When Styles Collide – Converting a Yacht Interior to Match Your Design Style Copy

You know what your design style is. But the yacht you’ve just purchased is far from it. What do you do when your yacht’s interior does not reflect your design style?

Sure, it’s easy to say, let’s gut the whole boat to achieve your design style. With an unlimited budget it’s certainly an easy solution. However, most design projects come with a sensible budget that requires a bit of repurposing and creative thinking to achieve your design style. In these cases, working with a versatile interior designer is a must.



Aboard the 112′ Westport Hannah, we painted the yacht’s original orange-toned cherrywood in white and gray paints – some satin pearlescent and some high-gloss metallic. Other areas were re-veneered using gray-toned woods. We based the design on a very clean palette of neutral colors with moody deep blues and soft cerulean blues paired with different shades of whites and grays. This, coupled with an exceptional new lighting package specified by the owner, brightened the interior significantly for a truly contemporary result.

Rule No. 1 Main Salon

At the same time, there may be an interior element, such as woodwork, that has been well maintained and would be very expensive to completely replace. In the case of the refit aboard the 130′ Westport Rule No. 1, we decided that the yacht’s original Sapele wood was in great condition and, although darker than the owners would like, we would lighten up the interior in other ways.


We first changed the wall material throughout to a white material with a very light texture. We then brought in light-toned wood and various materials and furniture that matched the California Casual design style and replaced the heavy furniture with all new furniture, artwork and accessories for a sophisticated vibe that is still casual.


What happens if your design style is more traditional than modern? Or, if the yacht’s originally contemporary interior is now itself dated? One of our more exciting projects was the refit of the 142′ Christensen, Lady Bee. Built in 1995, this yacht boasted a very contemporary interior for its time, with high-gloss ebony, large jeweled hardware and angular edges. To minimize the Sci-Fi-esque feel and give the yacht a more luxurious, traditional style that suited our client, we changed the high-gloss ebony to a satin finish, switched the metal for maple inlays on the cabinetry and doors for more of a traditional look and changed the hardware throughout.

In the staterooms, we rerouted the A/C vents and redesigned the drop soffits above the beds to remove the angular look, removed the extra mirrors in the bathrooms and replaced the Roman shades throughout with drapery. The result was a truly sumptuous yacht that suited our clients’ request for traditional luxury.


Then there are those yachts that display someone else’s personal design touches that most certainly do not fit your design style. What is one client’s haven of comfort can be another client’s salon of horrors. These projects can actually be great fun, because they are full of little quirks and unique discoveries that keep both designer and client challenged throughout the process.

My clients purchased the 144′ Heesen Yacht Castlefinn sight unseen, which is not unusual in a hot boat market. The yacht was in fabulous condition and was a pedigreed build, so it was well valued. The interior was well maintained and in good shape. It did, however, have a very strong Western motif implemented throughout, which was not to our clients’ tastes. So, when Castlefinn arrived at Bradford Marine, we set about eliminating or toning down the cow-hide vibe and quirky accessories in the main areas.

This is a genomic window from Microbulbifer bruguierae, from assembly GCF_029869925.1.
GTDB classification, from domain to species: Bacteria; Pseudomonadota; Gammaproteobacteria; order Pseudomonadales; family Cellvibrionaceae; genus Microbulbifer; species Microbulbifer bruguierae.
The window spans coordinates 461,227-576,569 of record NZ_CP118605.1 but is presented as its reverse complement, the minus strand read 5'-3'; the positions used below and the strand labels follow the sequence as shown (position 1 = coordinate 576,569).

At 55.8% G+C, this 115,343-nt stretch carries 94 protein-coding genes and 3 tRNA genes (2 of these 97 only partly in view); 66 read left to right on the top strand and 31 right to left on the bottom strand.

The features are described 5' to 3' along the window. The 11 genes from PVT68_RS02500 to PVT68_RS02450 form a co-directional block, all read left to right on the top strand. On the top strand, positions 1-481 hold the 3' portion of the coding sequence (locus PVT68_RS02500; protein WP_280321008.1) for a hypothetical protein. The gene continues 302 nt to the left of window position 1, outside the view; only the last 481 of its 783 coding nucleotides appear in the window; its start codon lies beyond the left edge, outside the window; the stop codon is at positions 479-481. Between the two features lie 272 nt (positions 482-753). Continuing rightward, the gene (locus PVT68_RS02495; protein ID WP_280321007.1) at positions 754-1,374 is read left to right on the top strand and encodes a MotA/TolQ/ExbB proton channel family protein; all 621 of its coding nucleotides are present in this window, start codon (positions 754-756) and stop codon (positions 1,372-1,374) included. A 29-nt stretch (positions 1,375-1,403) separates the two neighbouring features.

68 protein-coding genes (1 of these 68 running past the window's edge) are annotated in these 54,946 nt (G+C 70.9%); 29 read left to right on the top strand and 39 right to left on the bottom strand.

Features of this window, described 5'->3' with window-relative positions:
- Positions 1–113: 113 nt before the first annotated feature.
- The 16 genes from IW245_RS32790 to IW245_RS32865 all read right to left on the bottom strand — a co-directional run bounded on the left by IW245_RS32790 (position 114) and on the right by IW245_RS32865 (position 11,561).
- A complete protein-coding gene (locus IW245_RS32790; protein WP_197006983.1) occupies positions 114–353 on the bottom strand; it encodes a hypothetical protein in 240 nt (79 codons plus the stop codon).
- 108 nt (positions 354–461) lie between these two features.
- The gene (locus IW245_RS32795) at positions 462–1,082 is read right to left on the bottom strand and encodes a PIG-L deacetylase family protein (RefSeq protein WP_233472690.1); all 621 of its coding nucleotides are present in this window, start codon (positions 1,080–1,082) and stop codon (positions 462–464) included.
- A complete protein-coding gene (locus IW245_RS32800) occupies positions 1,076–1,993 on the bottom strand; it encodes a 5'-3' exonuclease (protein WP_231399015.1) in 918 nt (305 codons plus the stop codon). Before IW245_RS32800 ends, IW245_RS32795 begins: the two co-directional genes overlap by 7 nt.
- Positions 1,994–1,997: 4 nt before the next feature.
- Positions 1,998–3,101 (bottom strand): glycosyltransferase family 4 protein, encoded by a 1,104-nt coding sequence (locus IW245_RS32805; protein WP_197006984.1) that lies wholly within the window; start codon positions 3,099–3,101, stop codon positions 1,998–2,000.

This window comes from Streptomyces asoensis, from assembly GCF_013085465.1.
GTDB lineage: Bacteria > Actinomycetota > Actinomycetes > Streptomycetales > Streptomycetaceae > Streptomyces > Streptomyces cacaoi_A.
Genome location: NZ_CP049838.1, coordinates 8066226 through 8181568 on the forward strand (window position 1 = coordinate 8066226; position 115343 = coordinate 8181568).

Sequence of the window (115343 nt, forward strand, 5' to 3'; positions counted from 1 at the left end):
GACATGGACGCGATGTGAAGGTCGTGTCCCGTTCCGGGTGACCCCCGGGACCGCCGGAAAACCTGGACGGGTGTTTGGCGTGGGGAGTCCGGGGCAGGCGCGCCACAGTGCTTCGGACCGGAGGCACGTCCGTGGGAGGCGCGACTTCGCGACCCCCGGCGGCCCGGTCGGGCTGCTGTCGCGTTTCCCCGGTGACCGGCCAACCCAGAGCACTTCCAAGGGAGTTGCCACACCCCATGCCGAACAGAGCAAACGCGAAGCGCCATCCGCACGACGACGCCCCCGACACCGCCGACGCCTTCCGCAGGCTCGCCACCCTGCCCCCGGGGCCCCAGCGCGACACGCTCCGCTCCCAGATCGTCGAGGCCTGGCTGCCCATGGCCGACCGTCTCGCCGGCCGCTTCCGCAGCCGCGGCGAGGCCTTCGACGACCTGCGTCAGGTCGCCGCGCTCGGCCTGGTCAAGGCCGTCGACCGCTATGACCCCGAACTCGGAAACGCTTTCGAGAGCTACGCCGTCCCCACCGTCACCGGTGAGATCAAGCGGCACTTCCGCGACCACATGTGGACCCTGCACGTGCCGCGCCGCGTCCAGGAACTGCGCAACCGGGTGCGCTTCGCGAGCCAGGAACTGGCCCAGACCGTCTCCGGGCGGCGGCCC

In every yacht refit, we usually either re-upholster or swap out the furniture. Aboard this yacht, however, very high end orange-toned Italian leatherwork had been incorporated into certain areas such as the chair backs and legs, forward bulkhead and cabinet details. We didn’t want to change the furniture completely due to lead times and costs involved. Nor did we want to reupholster these leather frames, so we decided to work with them and brought a bit of the orange tone in with  complementary materials and colors

We also faced a bit of a challenge with items such as the custom drum shades over the dining table that were installed to be somewhat permanent, but we were able to source a custom shade manufacturer who could make new drum shades for us.

Of course, if a yacht features the previous owners’ signature logo or initials – such as in the custom entry foyer carpet – it’s best to swap that out for something more true to your personal design style!

Remember, when your yacht does not reflect your design style, there is not necessarily the need to completely gut the interior and start over. If you’re constrained by time or budget, working with a talented and experienced yacht designer will be a fun and exciting project as you think creatively about what to keep, what not to keep, what to change and where to innovate.

Read more about properly executing your design style in my blog post, Striking a Balance Between Design and Desire.

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About the Author

Destry Darr Pethtel is an award-winning interior designer based in Florida. Her designs have been featured in several luxury yacht publications such as Showboats, Boat International, Yachts International, Yachting, Luxe Magazine to name just a few! Read More About Destry >>

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